The Mario Blog
From the Daily Me to the Daily Perfect

TAKEAWAY: Can anyone create the perfect newspaper? It has been tried for years, usually under the project title: the newspaper of the future. Now, a website goes for the ultimate customized newspaper, yes, yours. Give it a try. To me, the “daily perfect” is more than a customized version of what interests me. Indeed, daily perfect to me is a combination of serendipitous encounters with depth and analysis of what I already know.

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Get your own “perfect newspaper” customized for you here.

TAKEAWAY: Can anyone create the perfect newspaper? It has been tried for years, usually under the project title: the newspaper of the future. Now, a website goes for the ultimate customized newspaper, yes, yours. Give it a try. To me, the “daily perfect” is more than a customized version of what interests me. Indeed, daily perfect to me is a combination of serendipitous encounters with depth and analysis of what I already know.

The notion of a perfect personal and customized newspaper is one of those concepts that has been around for a long time—-sort of like finding remedies to restore hair loss, or aphrodisiacs to rev up the libido. You get the idea: that dangling carrot up there that you want to reach and bite into it.

The customized newspaper is another such wish. For years, I have sat through seminars in various countries where a speaker would come in and talk about the ultimate perfect newspaper—-that one newspaper that tells you ONLY about topics that are of interest to you.

About 12 years ago, I was involved in one such project for a client specializing in the making of printers. Their idea (and I will not name the very large company) was that you would customize contents in your computer, then get up in the morning and, before your first cup of coffee, you would press a button and print The John Gazette or The Vivian Telegraph, and, presto, the happy printer will make you happy with news that you had selected.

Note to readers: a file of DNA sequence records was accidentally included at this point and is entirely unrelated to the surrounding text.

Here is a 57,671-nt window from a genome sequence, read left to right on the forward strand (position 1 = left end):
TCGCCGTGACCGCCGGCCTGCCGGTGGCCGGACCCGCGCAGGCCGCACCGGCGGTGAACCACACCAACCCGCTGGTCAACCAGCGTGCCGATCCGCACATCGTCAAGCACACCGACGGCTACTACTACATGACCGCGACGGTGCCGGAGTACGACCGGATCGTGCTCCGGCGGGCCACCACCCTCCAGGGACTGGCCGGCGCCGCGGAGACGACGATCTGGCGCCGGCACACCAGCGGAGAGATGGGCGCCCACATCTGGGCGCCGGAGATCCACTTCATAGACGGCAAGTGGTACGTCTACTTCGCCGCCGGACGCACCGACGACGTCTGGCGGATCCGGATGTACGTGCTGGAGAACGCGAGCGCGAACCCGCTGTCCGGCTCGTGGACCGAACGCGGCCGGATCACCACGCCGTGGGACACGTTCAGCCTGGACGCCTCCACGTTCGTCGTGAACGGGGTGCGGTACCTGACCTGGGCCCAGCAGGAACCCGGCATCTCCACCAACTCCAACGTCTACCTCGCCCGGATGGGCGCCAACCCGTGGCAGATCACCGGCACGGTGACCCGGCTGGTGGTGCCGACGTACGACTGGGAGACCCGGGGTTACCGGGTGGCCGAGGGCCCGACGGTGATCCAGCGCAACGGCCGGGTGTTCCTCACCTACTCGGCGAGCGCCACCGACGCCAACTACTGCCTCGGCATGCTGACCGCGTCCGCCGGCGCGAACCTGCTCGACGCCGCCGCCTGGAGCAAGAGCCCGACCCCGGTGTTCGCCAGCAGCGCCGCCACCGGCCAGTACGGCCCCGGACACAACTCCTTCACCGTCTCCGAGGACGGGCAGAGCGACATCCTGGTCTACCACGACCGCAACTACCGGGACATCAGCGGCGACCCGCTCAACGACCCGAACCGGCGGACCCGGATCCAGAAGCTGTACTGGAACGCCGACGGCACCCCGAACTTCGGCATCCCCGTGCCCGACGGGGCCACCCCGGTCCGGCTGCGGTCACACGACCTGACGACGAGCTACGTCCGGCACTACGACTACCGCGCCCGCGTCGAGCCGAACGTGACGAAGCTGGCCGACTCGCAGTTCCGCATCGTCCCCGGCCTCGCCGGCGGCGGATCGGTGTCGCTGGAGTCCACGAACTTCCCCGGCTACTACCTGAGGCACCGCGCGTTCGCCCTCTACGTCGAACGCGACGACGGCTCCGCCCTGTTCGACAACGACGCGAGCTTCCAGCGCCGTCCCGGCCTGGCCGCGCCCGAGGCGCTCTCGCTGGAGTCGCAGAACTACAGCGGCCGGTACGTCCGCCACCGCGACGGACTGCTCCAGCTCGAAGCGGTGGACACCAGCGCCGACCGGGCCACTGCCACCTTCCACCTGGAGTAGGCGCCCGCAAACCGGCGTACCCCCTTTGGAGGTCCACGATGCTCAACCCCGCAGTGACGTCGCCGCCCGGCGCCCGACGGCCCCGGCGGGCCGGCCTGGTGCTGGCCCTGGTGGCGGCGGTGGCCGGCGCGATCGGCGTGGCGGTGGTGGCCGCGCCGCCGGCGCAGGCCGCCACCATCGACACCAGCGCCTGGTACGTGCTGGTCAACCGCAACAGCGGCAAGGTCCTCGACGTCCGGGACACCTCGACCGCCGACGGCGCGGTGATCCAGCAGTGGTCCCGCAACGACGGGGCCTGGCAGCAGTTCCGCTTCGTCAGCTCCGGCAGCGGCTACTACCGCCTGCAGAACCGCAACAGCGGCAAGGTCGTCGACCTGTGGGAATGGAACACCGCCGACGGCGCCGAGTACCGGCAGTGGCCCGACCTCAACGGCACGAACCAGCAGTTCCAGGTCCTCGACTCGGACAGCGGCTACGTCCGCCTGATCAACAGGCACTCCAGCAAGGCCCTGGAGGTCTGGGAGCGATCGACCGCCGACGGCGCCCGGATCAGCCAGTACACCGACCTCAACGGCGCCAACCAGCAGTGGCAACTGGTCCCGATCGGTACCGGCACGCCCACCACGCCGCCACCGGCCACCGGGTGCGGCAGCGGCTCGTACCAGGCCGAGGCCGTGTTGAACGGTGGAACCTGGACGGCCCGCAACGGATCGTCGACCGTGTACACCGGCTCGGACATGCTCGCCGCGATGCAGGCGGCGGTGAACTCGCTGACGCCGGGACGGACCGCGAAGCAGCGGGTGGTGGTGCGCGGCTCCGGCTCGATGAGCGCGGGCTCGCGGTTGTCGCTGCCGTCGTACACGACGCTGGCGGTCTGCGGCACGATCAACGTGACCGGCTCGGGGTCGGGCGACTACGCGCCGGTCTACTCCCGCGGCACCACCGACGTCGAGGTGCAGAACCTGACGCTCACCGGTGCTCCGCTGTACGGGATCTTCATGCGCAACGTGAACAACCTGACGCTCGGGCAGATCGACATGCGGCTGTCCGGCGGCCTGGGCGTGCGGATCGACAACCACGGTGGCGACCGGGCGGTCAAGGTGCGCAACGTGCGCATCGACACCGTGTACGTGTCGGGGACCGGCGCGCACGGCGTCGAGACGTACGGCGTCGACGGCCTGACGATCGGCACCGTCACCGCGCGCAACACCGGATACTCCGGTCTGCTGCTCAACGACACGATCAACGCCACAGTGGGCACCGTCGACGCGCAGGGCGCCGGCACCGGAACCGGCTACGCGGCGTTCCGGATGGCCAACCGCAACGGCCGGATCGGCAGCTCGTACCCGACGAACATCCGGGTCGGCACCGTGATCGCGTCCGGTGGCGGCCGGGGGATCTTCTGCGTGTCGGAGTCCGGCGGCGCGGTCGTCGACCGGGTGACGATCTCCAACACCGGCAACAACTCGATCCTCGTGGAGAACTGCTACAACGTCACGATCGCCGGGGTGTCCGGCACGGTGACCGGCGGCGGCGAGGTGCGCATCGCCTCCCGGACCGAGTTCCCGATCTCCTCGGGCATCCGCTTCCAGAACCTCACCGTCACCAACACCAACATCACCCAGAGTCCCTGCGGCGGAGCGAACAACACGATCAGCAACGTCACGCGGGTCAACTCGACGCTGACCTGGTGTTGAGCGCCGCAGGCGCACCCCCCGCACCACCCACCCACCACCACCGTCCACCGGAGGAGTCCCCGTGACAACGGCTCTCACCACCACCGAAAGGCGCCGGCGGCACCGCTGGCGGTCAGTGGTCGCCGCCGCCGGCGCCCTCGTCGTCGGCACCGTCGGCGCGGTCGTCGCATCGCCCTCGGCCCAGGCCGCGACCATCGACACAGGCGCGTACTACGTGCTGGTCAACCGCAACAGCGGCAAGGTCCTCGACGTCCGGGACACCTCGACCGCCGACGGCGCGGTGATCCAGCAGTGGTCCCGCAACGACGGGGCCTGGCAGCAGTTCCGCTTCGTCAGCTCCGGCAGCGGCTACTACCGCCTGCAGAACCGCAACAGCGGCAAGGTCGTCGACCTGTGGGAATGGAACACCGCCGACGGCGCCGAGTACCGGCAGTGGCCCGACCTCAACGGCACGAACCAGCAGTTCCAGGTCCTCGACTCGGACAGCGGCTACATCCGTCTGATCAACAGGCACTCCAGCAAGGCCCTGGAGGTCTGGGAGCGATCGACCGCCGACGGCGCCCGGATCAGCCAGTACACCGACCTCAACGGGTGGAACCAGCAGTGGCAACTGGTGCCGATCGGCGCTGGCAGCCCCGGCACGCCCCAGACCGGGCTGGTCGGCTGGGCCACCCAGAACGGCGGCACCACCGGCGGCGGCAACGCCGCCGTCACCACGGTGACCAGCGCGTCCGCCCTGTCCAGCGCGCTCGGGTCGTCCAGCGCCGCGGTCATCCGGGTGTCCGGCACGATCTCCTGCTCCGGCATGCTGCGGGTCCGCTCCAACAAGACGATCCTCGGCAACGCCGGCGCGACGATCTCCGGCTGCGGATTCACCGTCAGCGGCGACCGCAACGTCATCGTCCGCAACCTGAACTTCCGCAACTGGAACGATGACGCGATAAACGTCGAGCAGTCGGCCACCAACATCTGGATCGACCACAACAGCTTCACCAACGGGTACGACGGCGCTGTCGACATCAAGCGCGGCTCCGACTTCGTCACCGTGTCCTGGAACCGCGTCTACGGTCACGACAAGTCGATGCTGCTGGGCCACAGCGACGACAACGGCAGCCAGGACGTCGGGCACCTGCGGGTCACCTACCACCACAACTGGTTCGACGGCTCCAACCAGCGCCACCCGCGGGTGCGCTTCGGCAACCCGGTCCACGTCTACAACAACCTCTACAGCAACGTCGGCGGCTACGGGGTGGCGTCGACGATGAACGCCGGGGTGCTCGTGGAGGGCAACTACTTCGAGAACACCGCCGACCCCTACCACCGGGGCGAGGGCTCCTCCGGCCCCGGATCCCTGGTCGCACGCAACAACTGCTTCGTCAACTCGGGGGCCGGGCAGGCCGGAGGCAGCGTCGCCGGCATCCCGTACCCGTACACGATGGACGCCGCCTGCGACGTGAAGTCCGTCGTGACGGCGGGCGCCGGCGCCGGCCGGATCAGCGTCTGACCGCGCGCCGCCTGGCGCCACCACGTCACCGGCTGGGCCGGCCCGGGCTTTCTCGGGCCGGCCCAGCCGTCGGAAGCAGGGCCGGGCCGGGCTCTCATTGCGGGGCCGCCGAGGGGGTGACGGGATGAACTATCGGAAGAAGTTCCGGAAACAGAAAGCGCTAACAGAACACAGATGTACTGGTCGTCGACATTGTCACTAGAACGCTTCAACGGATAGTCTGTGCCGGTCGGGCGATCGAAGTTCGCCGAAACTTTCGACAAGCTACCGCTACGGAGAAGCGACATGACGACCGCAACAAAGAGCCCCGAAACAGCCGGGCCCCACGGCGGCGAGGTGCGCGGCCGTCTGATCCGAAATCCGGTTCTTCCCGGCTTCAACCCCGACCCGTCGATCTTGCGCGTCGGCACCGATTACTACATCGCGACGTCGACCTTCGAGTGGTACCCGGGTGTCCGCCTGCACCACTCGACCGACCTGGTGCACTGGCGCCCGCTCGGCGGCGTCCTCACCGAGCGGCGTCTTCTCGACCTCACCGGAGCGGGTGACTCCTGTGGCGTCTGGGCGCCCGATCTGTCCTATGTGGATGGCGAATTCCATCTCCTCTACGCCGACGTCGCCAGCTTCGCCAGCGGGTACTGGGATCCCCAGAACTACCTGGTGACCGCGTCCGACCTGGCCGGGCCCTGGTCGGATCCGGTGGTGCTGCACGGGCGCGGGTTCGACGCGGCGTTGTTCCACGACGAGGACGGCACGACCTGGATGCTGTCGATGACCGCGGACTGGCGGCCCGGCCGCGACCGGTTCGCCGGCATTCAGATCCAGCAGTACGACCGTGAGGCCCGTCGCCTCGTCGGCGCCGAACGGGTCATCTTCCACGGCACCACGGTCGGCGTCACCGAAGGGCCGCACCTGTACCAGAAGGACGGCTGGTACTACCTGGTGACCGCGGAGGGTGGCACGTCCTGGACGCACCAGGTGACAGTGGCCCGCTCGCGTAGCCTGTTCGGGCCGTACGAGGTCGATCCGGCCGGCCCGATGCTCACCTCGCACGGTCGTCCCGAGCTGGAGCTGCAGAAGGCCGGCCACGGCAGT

Of course, this project did not go very far, although the exercise was interesting.

A note of interest: Part of the reason that the makers of the famous printers decided to get out of the customized newspaper business—-before they even entered it—- is that their research shows what we suspected: People print things from their computers to read later, but the printed pages pile up and never get read. I know we are all guilty of this. For those in the personal printer business this was bad news, indeed. At the end, this knowledge is what killed the “printer turns publisher” project.

Serendipity is a news determinant

Part of the reason that these projects fail is for the same reason that newspapers traditionally have won our hearts: serendipity.

Reading a newspaper is akin to visiting the large supermarket. You go there to get apples, granola and yoghurt, but you are seduced by the pineapple on Aisle 9, the box of raisins on Aisle 14, not to mention that copy of People Magazine with the latest on Jen and Brad, so you go home with two bags.

Same happens with the newspaper. The general newspaper that is good thrives on tons of serendipity, which is part of the excitement of the daily ritual of reading a newspaper.

Now: the Daily Perfect

Today I registered for my own edition of Daily Perfect, an interesting website that allows you to build the “perfect” newspaper, based on a profile that is built around topics that you like. I am now registered, so I know I will be able to get all types of news on jazz, architecture, American politics and even visual journalism.

In the era of the Daily Me, it was only a matter of time before we had Daily Perfect.

I repeat: part of what makes my own daily me perfect is serendipity, the surprise around the corner that I have no clue will come my way.

What is ironic, however, as we work daily with traditional newspapers that are trying to reinvent themselves for survival in a multiplatform world is that it is more difficult to provide serendipity.
For the printed newspaper, it is a matter of finding and displaying serendipitous encounters for the readers, while becoming a source of specialized topics that readers know they can come to repeatedly.
Yes, the newspaper of today and tomorrow offers the surprises of magazines, with the depth and authority of books. Somewhere in between lies what I would call the new definition of NEWS for the printed newspaper.

To me, that would be the Daily Perfect.

TheMarioBlog: celebrating one year

Reed Reibstein, the Yale University student whom we are proud to have as our summer intern, sends us this thoughtful message as we celebrate the first year of TheMarioBlog:

I am writing to congratulate you on one year of TheMarioBlog! I have to be honest: I do not know of any blog, definitely no graphic design or journalism blog, that is updated as frequently yet consistently has such lengthy and interesting posts. I check your blog first thing when I get up every morning and have never missed a post—and I am sure that there are many others who have the same morning ritual. I consider myself privileged to have been a small part of your posts over the last year.

As you requested online, I thought I would take this opportunity to mention some aspects of TheMarioBlog that I really love and would like to see more of and a couple of features that you might be able to be enhance.

The things he likes about the blog